+, +, + a nice variety of approaches, locations, from stealth to using animals and to full on spectacular action
– after the initial 20h of great discovery my interest plateaued for a while because of same world, yet what a world
+, +, +, + beautiful graphical engine, beautiful day-night cycle
+, +, +, + spectacularly realized vegetation, in looks, in color spectrum, in variety, in organic distribution
+, + an interesting approach of handling cold weather resulted in wonderfully dynamic experiences and emergent gameplay situations. I remember this one time when I was trying to silently take a village in the snow, yet I was freezing, so i would try to sneak past bonfires
+, +, +, + great variety in the terrain and locations
+, +, + a masterpiece in handling the animals, they are beautiful
+, + I was very surprised how many interesting and unique places to discover they’ve managed to create, with unique looks and atmosphere, world events, caves, ritual sites, villages…
+, + gripping level-up system with a lot of skills and objects to acquire while learning the land
Overall I’d say this is an underrated masterpiece of which i hear way too little of. I’d give it an amazing 4.5 on a -5 to 5 scale. I wish it had had dialogues but otherwise this is a one of a kind experience that totally took me by surprise, I really reeeeeeeally hope they’ll make a Primal 2 or even better further experiment with translating the formula through history.
Finished it. It was a just one day experience, but it definitely was a memorable surreal one. We got the game not knowing what to expect, possibly nothing special, but after 1h of play I was so impressed with the quality of the historical elements in the environment that I went and got the addon on the spot (haven’t played it yet). Here’s quick thoughts while the credits are rolling:
+, +, + , +, + some amazing surreal moments of dream and paradox that I think would’ve had both Escher and Dali impressed. And some changes are so subtly and beautifully integrated that it’s amazing, like one moment you’ll be looking around a room and the next seeing it’s got an endless ceiling, but wonder if it was like that before, or turning around a room to find doors where you remembered walls… or things floating, just amazing moments.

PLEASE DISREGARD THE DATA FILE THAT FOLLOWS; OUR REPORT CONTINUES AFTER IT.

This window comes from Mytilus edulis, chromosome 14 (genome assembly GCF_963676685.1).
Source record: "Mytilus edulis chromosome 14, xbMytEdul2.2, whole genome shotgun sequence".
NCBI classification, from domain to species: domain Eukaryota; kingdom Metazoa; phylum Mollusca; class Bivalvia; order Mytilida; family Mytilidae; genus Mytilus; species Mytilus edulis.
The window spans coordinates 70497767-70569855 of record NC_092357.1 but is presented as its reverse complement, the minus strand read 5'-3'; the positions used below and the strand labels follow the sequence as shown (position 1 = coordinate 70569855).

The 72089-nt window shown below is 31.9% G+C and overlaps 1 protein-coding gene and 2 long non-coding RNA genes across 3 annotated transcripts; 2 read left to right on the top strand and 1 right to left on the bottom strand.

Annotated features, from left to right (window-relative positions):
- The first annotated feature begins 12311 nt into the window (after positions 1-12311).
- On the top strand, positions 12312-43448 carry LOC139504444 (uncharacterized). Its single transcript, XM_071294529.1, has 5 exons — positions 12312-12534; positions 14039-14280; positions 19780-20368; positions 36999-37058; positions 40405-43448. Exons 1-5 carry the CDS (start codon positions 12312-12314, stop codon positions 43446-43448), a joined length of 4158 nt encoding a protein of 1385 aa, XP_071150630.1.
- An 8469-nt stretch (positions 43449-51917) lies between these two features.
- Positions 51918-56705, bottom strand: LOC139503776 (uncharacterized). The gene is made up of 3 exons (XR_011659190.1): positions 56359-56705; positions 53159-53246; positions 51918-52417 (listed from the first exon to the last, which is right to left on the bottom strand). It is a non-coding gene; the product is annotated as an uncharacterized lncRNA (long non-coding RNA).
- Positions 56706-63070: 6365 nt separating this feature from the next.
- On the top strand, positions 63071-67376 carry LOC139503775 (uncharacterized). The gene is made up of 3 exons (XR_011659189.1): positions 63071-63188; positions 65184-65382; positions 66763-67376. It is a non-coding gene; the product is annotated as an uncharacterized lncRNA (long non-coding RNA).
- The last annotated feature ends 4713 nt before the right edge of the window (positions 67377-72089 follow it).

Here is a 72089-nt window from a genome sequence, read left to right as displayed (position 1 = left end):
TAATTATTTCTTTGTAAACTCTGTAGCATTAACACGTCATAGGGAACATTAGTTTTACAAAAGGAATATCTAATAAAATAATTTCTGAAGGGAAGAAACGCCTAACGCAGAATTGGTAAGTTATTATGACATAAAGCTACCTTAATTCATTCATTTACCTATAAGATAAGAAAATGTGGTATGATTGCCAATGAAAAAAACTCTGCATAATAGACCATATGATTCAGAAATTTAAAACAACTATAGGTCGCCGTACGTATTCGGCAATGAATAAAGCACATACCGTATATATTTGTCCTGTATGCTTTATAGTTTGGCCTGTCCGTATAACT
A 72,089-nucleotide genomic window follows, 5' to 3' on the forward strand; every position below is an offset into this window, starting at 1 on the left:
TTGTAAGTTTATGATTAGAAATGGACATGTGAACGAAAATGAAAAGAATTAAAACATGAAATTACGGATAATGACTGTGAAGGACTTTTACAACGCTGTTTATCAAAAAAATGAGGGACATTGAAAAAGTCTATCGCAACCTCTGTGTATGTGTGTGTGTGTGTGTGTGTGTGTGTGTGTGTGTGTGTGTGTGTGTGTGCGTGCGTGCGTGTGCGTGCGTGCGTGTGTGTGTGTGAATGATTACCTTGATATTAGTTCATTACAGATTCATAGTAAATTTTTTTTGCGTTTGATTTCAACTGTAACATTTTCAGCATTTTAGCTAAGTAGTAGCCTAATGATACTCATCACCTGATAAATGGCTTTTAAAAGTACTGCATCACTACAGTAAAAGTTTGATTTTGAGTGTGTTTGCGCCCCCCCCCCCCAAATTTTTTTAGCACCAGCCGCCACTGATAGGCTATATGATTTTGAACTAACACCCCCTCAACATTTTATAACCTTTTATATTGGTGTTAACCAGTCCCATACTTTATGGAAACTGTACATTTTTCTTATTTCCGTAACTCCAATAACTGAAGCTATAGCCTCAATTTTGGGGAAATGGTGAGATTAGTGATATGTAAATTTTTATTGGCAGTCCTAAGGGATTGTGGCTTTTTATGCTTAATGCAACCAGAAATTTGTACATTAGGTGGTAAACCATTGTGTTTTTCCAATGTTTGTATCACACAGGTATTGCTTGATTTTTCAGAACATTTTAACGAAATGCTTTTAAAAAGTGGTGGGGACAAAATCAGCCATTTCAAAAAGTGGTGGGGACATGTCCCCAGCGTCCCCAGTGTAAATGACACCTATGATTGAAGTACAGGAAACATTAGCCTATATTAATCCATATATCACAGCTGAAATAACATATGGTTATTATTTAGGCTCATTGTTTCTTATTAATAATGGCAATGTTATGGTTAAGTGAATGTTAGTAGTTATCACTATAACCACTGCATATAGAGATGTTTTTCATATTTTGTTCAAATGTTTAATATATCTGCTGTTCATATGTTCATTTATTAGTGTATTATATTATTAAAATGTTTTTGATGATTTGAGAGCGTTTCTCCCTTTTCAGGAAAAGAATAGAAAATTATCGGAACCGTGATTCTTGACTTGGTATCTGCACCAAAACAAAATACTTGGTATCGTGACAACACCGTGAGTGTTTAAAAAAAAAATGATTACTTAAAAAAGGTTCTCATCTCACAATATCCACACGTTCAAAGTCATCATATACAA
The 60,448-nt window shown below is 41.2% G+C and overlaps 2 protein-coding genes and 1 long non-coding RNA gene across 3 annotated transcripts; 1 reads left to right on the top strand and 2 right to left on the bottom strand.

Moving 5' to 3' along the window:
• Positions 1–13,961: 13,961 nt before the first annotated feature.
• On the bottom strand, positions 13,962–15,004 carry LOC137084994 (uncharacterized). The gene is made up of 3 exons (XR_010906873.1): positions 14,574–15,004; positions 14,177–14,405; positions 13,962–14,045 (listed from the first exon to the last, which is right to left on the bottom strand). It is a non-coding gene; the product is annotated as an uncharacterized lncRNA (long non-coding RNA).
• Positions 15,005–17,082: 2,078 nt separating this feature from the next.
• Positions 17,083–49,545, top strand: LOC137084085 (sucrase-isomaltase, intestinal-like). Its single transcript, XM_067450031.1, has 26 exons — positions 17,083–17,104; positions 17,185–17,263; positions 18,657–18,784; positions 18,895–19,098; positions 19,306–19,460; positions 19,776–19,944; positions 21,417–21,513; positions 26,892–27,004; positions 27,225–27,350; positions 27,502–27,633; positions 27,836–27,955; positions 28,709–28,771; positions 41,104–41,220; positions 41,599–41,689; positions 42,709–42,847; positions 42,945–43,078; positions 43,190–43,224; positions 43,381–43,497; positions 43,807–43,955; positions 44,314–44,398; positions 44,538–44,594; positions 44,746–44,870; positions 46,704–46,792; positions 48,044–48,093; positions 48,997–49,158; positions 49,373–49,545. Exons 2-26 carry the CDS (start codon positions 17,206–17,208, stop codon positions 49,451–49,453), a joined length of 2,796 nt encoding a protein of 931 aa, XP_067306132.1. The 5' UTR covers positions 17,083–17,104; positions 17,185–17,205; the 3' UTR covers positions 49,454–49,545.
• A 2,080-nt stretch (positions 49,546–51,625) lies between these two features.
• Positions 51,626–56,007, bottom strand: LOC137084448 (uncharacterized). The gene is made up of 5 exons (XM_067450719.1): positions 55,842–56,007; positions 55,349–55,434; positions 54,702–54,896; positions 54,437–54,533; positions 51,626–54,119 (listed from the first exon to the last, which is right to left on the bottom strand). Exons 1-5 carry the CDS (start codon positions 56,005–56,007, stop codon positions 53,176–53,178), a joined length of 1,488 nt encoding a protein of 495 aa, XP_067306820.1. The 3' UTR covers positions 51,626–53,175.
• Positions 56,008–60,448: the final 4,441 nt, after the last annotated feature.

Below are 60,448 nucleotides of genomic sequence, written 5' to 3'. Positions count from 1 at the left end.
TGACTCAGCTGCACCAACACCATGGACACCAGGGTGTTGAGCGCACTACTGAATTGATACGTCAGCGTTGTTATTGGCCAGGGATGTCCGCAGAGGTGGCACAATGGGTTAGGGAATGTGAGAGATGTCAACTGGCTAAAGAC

+, + interesting mystery atmosphere, told through small things, placements of things, indirect letters, that kind of stuff
– there were also moments however when it felt like it had too many “booo!” scares… though I got quickly immune. The suspense stuff was better though.
+, +, + at times amazing soundtrack
– Though some story was there I wish there was more story and a bit less of the ‘gore’… just a bit, it mostly worked but it could’ve used IMO more monologue or something
+, +, + loved the historical household objects
+, – the classical paintings in the game were a perfect disturbing fit and wonderful in their ways. The only problem was there was too few of them and they repeated breaking a bit the great immersion.
+, + at times it looked technically very impressive, both as engine and at times even in terms of environment asset quality, there were moments I felt I was playing Bioshock, which is an amazing achievement for what I assume is a team/budget that’s much smaller
Overall I’d give this game a grandiose 3.5 on a -5 to 5 scale: a truly unique and extraordinary experience. Had it’s moments when it was harder to push on but overall it surprised and delighted in a way in which games rarely do and tends to be more the domain of movies: a constant journey of change, change in subtle ways, story always advancing almost without failure and failures turning into development and surprise. This game has greatly surprised me.
PS: though lacking that amazing tech this game is I think a worthy inheritor of the title of what P.T. might have been had it actually been developed into a (good) game. I definitely felt Silent Hill echoes in the game and a ton of ton of H.P. Lovecraft influences. What an impressive pedigree!
As usual, my thoughts are just for the singleplayer as I don’t care much for the multiplayer (might try it out at some point for 30 minutes, but not what I bought it for). So, here’s my thoughts:
+ decent music
+, -, – Really big open spaces. This is beautiful at times, but most of the times it feels “a little empty”.